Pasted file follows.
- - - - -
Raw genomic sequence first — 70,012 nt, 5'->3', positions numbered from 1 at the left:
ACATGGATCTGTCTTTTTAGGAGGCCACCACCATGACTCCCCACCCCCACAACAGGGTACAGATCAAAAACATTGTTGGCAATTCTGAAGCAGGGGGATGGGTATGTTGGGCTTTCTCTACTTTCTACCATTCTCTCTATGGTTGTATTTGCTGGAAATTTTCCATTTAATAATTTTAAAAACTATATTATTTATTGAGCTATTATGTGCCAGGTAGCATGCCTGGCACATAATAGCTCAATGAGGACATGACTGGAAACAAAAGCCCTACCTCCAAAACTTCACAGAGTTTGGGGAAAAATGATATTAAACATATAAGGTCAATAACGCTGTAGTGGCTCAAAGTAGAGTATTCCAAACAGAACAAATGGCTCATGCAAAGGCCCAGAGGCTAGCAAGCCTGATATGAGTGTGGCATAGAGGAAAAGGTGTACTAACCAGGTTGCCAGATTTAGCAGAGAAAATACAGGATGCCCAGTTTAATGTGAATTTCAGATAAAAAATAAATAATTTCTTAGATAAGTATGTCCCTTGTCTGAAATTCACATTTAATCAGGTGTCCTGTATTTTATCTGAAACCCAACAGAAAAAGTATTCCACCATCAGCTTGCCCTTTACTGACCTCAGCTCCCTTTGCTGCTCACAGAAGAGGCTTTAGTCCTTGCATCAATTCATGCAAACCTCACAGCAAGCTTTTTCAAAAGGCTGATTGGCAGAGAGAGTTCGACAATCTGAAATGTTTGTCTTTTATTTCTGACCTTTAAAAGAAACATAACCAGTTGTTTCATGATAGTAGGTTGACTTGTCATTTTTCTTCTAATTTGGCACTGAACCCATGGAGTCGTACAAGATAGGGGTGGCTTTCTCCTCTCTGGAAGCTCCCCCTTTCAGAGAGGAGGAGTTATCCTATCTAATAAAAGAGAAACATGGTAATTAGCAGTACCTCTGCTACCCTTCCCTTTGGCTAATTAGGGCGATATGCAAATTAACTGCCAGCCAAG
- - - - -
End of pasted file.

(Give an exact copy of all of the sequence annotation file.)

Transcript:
Raw genomic sequence first — 70,012 nt, 5'->3', positions numbered from 1 at the left:
ACATGGATCTGTCTTTTTAGGAGGCCACCACCATGACTCCCCACCCCCACAACAGGGTACAGATCAAAAACATTGTTGGCAATTCTGAAGCAGGGGGATGGGTATGTTGGGCTTTCTCTACTTTCTACCATTCTCTCTATGGTTGTATTTGCTGGAAATTTTCCATTTAATAATTTTAAAAACTATATTATTTATTGAGCTATTATGTGCCAGGTAGCATGCCTGGCACATAATAGCTCAATGAGGACATGACTGGAAACAAAAGCCCTACCTCCAAAACTTCACAGAGTTTGGGGAAAAATGATATTAAACATATAAGGTCAATAACGCTGTAGTGGCTCAAAGTAGAGTATTCCAAACAGAACAAATGGCTCATGCAAAGGCCCAGAGGCTAGCAAGCCTGATATGAGTGTGGCATAGAGGAAAAGGTGTACTAACCAGGTTGCCAGATTTAGCAGAGAAAATACAGGATGCCCAGTTTAATGTGAATTTCAGATAAAAAATAAATAATTTCTTAGATAAGTATGTCCCTTGTCTGAAATTCACATTTAATCAGGTGTCCTGTATTTTATCTGAAACCCAACAGAAAAAGTATTCCACCATCAGCTTGCCCTTTACTGACCTCAGCTCCCTTTGCTGCTCACAGAAGAGGCTTTAGTCCTTGCATCAATTCATGCAAACCTCACAGCAAGCTTTTTCAAAAGGCTGATTGGCAGAGAGAGTTCGACAATCTGAAATGTTTGTCTTTTATTTCTGACCTTTAAAAGAAACATAACCAGTTGTTTCATGATAGTAGGTTGACTTGTCATTTTTCTTCTAATTTGGCACTGAACCCATGGAGTCGTACAAGATAGGGGTGGCTTTCTCCTCTCTGGAAGCTCCCCCTTTCAGAGAGGAGGAGTTATCCTATCTAATAAAAGAGAAACATGGTAATTAGCAGTACCTCTGCTACCCTTCCCTTTGGCTAATTAGGGCGATATGCAAATTAACTGCCAGCCAAG